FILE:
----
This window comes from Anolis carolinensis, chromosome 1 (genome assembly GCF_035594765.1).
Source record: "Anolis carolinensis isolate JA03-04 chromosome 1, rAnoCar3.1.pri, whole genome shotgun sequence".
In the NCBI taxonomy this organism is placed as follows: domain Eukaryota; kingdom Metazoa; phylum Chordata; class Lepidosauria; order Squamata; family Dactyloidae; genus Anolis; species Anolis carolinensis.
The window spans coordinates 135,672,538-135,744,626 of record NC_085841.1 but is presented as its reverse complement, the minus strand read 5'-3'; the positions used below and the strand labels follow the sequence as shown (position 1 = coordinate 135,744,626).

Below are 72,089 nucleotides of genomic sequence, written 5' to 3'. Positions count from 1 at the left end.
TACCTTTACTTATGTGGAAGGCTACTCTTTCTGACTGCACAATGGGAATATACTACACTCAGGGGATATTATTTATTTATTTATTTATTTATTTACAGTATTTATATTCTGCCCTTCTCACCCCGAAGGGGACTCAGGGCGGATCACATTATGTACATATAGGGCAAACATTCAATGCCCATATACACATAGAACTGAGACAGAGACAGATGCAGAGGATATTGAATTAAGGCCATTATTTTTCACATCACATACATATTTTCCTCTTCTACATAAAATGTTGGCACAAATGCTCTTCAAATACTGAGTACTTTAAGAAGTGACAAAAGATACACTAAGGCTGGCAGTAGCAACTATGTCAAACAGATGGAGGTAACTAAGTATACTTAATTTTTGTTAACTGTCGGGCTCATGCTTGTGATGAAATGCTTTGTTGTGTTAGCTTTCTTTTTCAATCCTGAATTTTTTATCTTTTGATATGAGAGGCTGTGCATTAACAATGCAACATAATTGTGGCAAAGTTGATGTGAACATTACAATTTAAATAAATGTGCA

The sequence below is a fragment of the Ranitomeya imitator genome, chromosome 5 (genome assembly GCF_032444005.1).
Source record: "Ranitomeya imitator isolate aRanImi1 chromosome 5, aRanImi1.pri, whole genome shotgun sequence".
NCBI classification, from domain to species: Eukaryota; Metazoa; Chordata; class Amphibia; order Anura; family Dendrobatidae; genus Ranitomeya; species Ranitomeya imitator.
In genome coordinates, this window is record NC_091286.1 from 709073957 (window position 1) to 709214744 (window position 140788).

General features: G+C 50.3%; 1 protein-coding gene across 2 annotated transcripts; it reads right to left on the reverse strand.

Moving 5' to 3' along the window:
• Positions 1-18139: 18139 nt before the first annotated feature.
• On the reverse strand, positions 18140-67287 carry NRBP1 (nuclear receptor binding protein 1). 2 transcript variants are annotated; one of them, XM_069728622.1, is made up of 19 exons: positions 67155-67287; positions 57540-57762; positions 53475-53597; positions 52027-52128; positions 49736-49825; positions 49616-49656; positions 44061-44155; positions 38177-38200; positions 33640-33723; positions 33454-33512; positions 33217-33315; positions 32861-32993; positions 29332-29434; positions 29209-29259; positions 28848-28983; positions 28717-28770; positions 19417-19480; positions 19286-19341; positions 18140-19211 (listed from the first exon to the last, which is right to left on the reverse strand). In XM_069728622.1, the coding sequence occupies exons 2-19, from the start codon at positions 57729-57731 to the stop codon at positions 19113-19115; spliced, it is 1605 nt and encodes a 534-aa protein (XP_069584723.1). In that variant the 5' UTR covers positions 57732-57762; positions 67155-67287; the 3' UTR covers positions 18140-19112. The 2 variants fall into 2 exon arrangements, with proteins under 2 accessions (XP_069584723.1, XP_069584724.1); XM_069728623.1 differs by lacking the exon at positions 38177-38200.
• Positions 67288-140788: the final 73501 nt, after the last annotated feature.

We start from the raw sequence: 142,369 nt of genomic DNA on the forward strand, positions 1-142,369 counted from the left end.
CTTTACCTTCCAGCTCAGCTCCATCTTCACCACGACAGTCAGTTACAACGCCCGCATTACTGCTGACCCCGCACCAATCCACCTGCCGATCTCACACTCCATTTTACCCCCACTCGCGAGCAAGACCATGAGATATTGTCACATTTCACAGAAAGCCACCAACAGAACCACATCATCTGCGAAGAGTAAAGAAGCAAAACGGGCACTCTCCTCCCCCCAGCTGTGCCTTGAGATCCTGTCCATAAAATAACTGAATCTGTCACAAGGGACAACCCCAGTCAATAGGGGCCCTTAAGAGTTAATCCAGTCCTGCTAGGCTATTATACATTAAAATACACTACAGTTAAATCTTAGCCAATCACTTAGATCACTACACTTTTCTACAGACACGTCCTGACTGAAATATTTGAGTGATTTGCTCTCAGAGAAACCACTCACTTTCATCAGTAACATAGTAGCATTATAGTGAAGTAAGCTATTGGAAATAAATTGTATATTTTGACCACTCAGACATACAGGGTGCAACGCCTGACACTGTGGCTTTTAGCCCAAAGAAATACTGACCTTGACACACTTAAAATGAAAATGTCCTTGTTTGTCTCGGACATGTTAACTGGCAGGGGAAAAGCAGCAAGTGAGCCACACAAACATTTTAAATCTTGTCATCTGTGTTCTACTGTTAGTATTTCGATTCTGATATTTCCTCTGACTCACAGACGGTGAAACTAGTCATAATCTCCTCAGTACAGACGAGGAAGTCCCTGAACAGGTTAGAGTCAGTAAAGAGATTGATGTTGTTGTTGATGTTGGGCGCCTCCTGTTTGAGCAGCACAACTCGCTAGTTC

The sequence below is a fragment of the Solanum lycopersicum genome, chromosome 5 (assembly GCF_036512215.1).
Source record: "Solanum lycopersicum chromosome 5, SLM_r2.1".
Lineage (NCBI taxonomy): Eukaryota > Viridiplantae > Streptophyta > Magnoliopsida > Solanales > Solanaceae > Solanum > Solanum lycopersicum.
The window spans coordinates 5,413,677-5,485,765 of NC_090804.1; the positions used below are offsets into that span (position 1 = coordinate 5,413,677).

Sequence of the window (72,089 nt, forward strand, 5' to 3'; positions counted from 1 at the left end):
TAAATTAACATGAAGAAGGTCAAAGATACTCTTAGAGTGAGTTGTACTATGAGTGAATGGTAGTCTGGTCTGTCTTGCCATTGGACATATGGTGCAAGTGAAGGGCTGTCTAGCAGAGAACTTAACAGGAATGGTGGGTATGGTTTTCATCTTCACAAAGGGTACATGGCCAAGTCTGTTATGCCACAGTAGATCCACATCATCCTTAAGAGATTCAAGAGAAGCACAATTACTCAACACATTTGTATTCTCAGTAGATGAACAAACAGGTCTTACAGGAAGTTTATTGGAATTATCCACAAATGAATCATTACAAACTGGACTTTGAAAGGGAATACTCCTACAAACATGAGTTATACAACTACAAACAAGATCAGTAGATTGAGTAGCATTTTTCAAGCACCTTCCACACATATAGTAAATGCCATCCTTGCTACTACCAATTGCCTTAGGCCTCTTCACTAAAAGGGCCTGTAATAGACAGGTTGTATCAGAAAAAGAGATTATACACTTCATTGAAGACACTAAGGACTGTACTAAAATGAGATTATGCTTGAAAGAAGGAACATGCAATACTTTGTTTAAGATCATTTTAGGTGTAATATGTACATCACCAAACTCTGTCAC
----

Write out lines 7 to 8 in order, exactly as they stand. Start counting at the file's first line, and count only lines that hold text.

The sequence below is a fragment of the Ranitomeya imitator genome, chromosome 5 (genome assembly GCF_032444005.1).
Source record: "Ranitomeya imitator isolate aRanImi1 chromosome 5, aRanImi1.pri, whole genome shotgun sequence".